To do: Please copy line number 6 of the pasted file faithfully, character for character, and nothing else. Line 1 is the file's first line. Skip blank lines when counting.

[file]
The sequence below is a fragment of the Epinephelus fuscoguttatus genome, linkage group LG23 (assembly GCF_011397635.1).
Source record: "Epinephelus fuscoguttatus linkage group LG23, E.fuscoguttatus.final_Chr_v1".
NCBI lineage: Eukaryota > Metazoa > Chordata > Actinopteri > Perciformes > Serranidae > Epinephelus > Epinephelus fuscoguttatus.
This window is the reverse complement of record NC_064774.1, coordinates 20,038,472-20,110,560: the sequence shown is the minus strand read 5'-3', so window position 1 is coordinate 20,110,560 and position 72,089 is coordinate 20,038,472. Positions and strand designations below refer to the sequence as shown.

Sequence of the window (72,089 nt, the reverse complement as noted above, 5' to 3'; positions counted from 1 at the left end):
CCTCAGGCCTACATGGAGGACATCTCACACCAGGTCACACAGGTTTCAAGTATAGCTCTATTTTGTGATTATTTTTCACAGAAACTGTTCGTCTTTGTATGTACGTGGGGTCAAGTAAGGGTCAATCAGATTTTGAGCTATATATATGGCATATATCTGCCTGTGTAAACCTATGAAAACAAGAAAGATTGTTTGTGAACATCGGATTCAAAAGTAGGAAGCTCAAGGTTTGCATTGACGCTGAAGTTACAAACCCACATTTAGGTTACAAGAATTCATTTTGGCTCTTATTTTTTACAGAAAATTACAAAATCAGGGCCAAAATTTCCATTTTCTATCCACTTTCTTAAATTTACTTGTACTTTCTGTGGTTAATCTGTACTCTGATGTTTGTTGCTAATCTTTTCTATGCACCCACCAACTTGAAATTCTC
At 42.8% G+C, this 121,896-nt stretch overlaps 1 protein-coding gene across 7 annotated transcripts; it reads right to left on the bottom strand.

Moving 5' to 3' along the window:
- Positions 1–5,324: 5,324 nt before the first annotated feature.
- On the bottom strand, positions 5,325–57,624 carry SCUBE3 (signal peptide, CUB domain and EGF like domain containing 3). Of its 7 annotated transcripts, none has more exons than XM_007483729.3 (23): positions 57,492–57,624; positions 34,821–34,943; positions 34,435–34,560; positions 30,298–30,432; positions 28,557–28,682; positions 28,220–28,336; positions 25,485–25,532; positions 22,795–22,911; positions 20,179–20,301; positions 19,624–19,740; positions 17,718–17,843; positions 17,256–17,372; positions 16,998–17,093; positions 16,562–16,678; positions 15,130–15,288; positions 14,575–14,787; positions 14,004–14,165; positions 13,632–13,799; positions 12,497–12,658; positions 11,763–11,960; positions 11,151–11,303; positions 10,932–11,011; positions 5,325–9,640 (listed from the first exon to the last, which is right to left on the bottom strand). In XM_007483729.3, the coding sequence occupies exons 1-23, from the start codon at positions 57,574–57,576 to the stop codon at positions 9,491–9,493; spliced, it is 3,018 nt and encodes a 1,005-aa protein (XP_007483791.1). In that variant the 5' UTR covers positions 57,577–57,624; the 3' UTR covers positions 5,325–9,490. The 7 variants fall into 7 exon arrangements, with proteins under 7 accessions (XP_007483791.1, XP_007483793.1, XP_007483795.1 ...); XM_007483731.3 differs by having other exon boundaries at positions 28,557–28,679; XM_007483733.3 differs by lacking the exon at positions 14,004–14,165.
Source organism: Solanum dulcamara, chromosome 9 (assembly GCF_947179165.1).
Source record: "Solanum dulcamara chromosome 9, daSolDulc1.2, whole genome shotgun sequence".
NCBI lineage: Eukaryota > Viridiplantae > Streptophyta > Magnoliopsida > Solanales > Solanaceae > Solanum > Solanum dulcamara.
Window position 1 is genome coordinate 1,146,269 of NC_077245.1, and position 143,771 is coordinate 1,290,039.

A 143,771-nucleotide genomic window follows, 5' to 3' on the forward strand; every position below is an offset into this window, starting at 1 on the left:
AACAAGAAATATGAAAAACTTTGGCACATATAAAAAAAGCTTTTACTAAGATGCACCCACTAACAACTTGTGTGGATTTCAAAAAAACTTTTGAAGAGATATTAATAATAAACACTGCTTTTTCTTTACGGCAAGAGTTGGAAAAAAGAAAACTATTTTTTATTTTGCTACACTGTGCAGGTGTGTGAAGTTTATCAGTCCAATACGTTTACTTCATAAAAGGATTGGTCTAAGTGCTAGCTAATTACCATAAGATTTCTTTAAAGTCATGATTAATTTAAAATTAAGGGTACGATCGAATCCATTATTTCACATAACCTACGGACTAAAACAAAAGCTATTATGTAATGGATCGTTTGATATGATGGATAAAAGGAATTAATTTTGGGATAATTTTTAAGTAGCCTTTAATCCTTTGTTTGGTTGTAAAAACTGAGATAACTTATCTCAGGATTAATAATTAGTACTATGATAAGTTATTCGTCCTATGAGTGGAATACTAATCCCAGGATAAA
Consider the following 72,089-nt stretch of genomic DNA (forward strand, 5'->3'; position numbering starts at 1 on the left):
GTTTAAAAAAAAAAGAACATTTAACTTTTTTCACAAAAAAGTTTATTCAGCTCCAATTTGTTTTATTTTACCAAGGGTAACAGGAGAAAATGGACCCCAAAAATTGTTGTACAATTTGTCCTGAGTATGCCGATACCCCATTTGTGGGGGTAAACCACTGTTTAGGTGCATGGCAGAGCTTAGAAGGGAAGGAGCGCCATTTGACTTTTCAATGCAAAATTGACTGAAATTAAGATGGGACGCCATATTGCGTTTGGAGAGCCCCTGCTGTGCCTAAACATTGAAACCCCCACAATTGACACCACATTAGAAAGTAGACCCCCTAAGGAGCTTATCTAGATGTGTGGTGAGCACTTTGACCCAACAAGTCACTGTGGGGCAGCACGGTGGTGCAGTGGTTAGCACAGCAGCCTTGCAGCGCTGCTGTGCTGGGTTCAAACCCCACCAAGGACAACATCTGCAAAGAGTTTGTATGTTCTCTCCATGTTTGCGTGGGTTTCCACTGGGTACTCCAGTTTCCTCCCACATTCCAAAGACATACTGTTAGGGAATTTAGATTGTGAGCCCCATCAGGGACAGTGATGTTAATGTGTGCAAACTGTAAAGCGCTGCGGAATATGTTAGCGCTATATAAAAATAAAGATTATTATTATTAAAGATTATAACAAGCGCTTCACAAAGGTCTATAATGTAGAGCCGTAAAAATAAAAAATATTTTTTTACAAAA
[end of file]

CCTCAGGCCTACATGGAGGACATCTCACACCAGGTCACACAGGTTTCAAGTATAGCTCTATTTTGTGATTATTTTTCACAGAAACTGTTCGTCTTTGTATGTACGTGGGGTCAAGTAAGGGTCAATCAGATTTTGAGCTATATATATGGCATATATCTGCCTGTGTAAACCTATGAAAACAAGAAAGATTGTTTGTGAACATCGGATTCAAAAGTAGGAAGCTCAAGGTTTGCATTGACGCTGAAGTTACAAACCCACATTTAGGTTACAAGAATTCATTTTGGCTCTTATTTTTTACAGAAAATTACAAAATCAGGGCCAAAATTTCCATTTTCTATCCACTTTCTTAAATTTACTTGTACTTTCTGTGGTTAATCTGTACTCTGATGTTTGTTGCTAATCTTTTCTATGCACCCACCAACTTGAAATTCTC